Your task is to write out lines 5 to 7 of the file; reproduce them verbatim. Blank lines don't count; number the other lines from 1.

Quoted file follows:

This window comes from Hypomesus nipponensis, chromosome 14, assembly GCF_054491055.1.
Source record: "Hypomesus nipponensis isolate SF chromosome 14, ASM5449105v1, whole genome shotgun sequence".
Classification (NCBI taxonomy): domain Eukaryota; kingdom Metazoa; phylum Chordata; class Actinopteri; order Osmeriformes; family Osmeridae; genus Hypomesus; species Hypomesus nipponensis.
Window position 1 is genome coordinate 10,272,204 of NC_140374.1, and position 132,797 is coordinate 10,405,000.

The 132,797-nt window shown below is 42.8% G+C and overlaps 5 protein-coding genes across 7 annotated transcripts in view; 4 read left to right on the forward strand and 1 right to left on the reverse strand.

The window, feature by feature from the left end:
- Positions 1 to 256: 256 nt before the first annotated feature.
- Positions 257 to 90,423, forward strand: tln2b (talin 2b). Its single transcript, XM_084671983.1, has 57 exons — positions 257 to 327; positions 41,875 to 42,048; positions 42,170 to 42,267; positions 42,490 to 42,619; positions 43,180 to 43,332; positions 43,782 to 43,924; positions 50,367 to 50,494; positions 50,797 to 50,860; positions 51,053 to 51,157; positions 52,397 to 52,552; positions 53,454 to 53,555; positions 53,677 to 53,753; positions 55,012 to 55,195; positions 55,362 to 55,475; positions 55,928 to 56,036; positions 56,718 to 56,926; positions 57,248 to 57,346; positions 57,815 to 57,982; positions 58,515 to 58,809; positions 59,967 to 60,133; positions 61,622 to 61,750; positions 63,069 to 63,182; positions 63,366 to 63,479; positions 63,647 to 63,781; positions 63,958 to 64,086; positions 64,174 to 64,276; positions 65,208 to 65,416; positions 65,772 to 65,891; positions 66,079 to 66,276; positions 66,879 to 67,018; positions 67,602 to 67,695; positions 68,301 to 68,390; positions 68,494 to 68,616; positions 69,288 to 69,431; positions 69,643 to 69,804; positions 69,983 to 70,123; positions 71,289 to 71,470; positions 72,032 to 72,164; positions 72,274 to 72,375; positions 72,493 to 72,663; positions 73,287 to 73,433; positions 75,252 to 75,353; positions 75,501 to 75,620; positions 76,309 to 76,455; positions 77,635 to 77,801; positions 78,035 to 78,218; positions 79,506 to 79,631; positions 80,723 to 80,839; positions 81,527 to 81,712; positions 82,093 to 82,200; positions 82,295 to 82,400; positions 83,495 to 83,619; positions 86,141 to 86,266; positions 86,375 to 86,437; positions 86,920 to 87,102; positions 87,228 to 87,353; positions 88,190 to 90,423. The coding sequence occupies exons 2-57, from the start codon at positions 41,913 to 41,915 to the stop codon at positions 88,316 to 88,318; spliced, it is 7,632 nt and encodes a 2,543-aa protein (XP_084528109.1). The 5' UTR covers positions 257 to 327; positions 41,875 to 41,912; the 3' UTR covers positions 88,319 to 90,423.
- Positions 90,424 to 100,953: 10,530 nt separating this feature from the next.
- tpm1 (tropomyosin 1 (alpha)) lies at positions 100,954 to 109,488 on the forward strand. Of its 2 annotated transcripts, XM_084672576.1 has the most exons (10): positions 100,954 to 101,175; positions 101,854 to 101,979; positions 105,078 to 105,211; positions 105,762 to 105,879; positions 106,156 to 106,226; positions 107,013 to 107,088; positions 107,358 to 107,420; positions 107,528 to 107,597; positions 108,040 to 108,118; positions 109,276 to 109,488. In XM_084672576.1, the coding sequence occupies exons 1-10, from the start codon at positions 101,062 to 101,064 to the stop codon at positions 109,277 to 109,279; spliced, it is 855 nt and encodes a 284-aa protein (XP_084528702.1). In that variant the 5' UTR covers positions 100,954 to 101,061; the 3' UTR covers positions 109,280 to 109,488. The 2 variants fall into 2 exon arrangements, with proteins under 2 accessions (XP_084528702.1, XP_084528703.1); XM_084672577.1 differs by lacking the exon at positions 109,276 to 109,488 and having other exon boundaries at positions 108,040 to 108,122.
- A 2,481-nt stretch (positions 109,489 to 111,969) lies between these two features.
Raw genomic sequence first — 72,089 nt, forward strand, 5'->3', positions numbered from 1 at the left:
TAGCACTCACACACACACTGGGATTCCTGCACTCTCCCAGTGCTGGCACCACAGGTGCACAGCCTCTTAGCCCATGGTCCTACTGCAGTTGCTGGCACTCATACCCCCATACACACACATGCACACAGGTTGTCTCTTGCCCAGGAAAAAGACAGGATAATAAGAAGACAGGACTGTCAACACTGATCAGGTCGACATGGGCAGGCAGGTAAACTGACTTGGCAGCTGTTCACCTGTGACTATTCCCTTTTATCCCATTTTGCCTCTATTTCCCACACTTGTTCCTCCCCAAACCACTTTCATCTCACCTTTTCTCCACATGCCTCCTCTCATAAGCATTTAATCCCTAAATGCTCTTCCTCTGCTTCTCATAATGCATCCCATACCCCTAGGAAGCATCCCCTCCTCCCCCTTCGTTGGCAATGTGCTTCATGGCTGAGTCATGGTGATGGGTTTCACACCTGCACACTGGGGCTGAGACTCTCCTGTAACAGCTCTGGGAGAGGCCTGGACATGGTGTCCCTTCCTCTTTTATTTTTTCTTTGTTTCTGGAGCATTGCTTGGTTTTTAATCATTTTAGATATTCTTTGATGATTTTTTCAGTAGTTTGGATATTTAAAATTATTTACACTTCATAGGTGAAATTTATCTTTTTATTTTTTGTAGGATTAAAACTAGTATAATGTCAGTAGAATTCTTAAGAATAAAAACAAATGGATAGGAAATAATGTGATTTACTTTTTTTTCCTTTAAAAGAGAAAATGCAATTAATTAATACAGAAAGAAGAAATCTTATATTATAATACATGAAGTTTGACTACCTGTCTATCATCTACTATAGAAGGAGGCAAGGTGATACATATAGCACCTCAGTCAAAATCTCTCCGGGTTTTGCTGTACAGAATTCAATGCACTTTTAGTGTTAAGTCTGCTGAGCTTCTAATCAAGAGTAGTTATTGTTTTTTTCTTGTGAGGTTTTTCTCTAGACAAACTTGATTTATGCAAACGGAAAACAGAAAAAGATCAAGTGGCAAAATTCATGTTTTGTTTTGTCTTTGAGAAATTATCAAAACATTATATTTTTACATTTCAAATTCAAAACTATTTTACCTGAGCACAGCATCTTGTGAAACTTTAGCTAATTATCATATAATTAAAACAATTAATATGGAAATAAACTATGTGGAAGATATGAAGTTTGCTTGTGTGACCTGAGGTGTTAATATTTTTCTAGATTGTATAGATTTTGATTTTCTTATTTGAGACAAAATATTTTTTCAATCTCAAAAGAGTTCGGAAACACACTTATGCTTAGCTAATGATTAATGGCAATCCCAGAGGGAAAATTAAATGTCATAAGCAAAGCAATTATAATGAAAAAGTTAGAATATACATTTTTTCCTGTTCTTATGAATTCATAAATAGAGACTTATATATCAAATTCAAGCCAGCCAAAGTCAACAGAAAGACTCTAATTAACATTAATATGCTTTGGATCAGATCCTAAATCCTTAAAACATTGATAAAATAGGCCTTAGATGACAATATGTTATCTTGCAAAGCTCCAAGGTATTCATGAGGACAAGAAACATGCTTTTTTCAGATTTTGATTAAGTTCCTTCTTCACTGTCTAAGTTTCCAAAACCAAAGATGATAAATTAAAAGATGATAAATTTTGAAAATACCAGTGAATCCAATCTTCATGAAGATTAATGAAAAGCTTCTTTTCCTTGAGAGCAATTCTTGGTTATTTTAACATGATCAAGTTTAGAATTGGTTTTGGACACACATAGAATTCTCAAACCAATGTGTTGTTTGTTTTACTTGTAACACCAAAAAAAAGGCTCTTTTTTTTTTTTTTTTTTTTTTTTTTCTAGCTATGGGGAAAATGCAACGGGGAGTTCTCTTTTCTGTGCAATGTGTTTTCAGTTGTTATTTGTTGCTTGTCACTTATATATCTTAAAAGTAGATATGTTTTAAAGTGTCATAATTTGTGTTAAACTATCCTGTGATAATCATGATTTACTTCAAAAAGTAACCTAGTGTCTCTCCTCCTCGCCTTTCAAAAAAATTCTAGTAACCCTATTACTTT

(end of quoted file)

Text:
The 132,797-nt window shown below is 42.8% G+C and overlaps 5 protein-coding genes across 7 annotated transcripts in view; 4 read left to right on the forward strand and 1 right to left on the reverse strand.

The window, feature by feature from the left end:
- Positions 1 to 256: 256 nt before the first annotated feature.